Porters: An Inside Perspective
We really have 'climbed' our way up in real terms when speaking about Mount Kilimanjaro from starting out as Porters, Guides and then reaching the level of Lead Guide. It didn't stop there, but rather we ended up leading other International Guides who brought their own groups but relied on us for knowledge of the environment, safety and in motivational terms. We therefore feel we are in a good position to write about where we, at Original Tanzania, stand on wages, tips and general understanding.
We are of course familiar with KPAP (Kilimanjaro Porters Association Project) and believe they are doing a good thing to raise awareness of the issues facing porters. However, as they say, some organisations may agree to abide by the suggested minimum wage and other working conditions but then not actually carry it out. This partly relates to the following:
There are some key issues facing Tanzanians when it comes to employment. They do not have organized unions or any kind of back up welfare system for if they are out of work. This means that encouraging them to strike in order to push up wages and fight for better rights is futile because there will always be other local people who will fill their spaces. The "in country" competition is fierce and this means that if a company works hard to pay better wages, this may result in the cost of their tour being higher. As a result of this, some clients take their business elsewhere. When clients ask for a 'cheaper' quote, no matter where a company decides to try and make cuts, it will inevitably impact wages.
Other issues relate to payment not being on time and tips not making their way direct to the Porters/Guides based on what clients wish to pay. Both are serious issues and completely unacceptable.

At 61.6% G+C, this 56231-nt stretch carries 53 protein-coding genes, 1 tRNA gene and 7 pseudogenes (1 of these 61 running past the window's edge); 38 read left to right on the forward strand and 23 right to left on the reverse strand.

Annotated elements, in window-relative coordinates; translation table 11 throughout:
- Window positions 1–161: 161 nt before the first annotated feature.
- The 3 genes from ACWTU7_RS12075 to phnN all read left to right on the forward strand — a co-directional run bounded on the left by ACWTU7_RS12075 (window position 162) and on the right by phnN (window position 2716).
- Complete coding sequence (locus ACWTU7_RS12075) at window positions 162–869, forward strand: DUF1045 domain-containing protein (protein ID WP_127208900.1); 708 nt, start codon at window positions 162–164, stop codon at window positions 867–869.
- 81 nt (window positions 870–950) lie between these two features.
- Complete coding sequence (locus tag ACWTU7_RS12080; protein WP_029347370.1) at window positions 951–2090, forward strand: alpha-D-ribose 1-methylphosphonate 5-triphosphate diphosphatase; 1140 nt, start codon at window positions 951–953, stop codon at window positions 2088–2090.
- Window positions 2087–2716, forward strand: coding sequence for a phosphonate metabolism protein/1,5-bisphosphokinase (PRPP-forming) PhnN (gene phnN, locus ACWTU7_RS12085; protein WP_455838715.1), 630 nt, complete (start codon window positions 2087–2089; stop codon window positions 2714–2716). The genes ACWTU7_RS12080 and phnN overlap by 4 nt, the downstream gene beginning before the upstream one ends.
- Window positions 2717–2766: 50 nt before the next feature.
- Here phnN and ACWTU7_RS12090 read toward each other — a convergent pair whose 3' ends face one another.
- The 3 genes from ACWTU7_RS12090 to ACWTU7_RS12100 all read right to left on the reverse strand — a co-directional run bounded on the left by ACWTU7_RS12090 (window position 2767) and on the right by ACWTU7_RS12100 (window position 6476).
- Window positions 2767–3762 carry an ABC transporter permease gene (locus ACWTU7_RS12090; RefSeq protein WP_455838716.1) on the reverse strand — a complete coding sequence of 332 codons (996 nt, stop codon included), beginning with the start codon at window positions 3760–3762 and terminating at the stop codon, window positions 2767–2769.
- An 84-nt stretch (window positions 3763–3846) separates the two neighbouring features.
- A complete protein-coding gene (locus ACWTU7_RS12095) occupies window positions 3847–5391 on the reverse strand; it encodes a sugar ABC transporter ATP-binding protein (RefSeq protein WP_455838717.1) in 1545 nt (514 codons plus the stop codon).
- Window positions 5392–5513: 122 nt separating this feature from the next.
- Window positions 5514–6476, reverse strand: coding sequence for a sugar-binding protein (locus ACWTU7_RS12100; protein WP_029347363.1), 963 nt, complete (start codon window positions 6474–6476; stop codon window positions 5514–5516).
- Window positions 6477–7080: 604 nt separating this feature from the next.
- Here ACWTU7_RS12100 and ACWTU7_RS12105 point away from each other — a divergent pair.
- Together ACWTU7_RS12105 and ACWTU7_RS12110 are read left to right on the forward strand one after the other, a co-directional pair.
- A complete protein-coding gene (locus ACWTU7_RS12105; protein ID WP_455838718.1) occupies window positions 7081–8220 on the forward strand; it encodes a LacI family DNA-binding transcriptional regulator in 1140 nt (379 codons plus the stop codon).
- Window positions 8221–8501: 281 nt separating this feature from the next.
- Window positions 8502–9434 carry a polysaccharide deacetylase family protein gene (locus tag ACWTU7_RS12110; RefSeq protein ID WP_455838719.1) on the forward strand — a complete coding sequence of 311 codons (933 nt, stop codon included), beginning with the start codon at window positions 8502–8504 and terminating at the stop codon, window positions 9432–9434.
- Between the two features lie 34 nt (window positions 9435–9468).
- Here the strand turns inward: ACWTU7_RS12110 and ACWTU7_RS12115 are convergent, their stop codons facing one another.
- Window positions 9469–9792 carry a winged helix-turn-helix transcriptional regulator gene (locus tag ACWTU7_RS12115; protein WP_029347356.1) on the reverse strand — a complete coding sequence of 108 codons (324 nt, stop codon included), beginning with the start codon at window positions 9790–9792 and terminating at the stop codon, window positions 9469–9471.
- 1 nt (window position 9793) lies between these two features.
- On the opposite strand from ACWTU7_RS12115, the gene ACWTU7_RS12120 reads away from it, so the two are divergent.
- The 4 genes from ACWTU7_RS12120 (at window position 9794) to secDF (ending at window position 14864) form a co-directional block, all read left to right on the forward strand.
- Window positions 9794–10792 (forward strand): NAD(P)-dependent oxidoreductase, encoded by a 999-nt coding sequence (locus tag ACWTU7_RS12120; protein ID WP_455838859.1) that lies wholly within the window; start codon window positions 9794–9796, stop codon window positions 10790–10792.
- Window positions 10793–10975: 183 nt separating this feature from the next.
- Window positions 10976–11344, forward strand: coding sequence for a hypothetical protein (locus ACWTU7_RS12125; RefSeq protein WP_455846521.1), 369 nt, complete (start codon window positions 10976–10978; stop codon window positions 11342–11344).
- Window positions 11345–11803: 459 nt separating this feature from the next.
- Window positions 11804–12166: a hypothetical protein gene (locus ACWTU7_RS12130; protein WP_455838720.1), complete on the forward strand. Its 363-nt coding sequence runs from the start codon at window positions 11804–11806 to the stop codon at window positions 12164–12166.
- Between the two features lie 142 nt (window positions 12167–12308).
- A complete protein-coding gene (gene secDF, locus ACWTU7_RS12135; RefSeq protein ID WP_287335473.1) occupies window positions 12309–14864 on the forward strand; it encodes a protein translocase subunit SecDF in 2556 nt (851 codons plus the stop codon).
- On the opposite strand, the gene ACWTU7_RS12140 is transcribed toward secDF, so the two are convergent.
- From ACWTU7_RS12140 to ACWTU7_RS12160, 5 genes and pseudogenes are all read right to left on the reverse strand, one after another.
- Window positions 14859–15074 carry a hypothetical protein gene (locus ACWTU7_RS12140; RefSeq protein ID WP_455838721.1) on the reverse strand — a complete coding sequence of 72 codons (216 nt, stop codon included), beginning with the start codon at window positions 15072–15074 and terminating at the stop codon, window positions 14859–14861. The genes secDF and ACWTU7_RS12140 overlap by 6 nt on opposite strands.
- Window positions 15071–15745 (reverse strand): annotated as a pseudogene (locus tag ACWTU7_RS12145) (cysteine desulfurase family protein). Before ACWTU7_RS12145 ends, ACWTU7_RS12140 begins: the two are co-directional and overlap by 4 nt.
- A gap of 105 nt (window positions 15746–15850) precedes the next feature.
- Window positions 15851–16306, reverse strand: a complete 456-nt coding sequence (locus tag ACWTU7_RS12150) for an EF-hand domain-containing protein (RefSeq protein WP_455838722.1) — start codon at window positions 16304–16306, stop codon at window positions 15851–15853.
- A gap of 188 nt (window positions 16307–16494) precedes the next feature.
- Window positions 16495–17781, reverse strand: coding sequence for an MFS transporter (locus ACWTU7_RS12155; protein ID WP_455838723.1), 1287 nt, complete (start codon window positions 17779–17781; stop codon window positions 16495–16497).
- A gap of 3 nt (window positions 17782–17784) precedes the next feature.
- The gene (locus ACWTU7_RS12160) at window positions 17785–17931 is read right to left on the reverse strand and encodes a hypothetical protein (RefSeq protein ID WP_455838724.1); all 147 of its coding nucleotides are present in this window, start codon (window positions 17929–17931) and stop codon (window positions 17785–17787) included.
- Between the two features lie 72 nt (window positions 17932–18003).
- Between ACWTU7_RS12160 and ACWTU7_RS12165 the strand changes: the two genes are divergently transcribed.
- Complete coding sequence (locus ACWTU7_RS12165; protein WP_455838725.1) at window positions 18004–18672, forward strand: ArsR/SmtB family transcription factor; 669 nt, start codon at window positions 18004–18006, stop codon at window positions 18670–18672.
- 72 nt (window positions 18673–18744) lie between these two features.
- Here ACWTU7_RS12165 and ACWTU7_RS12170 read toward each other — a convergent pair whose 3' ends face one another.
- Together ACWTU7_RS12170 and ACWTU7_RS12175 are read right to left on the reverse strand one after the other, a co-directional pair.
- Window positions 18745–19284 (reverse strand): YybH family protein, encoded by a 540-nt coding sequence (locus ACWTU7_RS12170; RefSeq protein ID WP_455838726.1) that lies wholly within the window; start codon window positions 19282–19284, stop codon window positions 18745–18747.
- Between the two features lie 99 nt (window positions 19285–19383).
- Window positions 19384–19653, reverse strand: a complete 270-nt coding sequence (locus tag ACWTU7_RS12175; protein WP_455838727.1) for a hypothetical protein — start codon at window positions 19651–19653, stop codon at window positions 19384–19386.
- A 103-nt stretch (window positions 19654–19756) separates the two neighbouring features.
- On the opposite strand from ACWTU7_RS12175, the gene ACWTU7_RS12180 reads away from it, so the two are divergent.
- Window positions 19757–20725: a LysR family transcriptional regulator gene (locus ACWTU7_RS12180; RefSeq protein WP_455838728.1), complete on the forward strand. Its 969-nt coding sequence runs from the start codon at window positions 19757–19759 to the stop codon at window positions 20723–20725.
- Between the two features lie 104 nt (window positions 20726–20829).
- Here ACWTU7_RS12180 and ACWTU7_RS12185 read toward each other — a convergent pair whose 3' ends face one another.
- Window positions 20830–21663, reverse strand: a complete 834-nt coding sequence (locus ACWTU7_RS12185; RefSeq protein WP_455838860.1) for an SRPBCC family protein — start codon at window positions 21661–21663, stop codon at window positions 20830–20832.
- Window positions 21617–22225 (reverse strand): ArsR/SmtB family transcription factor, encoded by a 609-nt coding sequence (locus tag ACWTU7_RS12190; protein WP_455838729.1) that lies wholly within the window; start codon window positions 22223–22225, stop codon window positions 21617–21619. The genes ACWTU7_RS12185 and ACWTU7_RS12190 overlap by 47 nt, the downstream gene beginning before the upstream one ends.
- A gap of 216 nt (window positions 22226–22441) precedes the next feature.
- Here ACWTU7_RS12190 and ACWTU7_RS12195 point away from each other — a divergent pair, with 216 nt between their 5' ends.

It is logical that a happier workforce leads to better service and everyone benefits. As with anything, you (the consumer) are able to influence so many things when you make a conscious decision on how you spend your money. We are really serious about this because we know how it feels to have erratic employment and be at the mercy of an employer and competitive markets.
When you enquire about Kilimanjaro treks with us, we will send guidelines on tipping but we will also add that this is entirely at your discretion. In some cultures/countries, people may quite rightly ask why they have to tip because surely that means the minimum wage that they receive is not a livable wage? This will not be the case with our company.
In both 'developed' as well as 'developing' countries there are accepted customs based on certain types of service industries and tipping. We cannot put a personal value on the experience you have on Mount Kilimanjaro which is also why many people feel they want to reward the workers their own way. We hope that providing you with this information has helped those of you who care about this and want to be more informed.
With Best Wishes
The Original Tanzania Team